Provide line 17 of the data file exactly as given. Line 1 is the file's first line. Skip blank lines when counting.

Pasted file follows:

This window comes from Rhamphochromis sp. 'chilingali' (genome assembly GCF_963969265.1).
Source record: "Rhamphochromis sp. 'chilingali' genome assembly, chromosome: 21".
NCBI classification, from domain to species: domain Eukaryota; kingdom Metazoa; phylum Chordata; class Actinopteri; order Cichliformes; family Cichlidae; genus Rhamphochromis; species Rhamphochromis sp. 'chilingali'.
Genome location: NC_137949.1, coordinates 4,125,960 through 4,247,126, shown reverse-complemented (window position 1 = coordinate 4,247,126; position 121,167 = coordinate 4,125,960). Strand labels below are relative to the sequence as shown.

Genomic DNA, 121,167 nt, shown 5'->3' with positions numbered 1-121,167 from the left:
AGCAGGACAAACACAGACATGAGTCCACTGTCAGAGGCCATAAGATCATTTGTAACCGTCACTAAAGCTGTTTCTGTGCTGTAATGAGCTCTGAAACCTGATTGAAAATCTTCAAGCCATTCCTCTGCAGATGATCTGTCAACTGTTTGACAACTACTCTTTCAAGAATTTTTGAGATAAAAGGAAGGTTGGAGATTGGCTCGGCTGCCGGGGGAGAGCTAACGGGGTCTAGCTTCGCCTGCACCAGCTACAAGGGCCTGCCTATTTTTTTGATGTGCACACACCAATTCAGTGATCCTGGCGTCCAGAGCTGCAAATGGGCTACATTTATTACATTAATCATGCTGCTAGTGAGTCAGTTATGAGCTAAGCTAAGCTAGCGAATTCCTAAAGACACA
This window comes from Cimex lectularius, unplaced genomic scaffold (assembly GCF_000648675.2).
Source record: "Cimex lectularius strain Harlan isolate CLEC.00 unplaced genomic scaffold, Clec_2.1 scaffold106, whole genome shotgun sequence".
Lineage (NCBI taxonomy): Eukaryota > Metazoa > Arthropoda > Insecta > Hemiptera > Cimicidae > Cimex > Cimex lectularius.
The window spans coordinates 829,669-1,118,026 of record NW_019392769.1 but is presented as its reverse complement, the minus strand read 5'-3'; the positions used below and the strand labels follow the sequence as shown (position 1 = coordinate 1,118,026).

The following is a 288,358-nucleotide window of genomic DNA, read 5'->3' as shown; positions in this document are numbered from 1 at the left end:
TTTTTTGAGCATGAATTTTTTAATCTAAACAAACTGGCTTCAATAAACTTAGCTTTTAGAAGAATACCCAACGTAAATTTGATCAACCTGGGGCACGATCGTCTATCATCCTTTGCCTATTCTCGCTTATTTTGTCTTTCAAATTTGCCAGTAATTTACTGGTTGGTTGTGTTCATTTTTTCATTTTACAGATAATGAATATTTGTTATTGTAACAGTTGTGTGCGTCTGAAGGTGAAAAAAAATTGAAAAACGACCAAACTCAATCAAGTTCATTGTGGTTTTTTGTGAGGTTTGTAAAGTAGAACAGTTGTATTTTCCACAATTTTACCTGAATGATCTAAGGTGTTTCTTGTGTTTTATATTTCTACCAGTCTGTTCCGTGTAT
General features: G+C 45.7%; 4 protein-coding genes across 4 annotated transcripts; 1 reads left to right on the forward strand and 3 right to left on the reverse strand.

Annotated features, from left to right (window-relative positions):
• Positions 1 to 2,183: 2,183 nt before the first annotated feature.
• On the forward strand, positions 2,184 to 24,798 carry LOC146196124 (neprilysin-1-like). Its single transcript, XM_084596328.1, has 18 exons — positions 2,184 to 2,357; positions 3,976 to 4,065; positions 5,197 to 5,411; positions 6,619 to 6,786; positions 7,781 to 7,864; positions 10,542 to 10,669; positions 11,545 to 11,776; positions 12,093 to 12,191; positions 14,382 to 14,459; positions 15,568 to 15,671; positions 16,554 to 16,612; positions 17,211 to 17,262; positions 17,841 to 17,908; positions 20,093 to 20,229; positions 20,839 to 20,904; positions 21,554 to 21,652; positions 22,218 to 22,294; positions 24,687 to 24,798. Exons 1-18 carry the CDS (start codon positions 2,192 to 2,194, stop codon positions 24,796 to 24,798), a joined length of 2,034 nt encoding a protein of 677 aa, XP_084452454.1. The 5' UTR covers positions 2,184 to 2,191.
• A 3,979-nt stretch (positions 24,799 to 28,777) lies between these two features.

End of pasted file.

• A 3,979-nt stretch (positions 24,799 to 28,777) lies between these two features.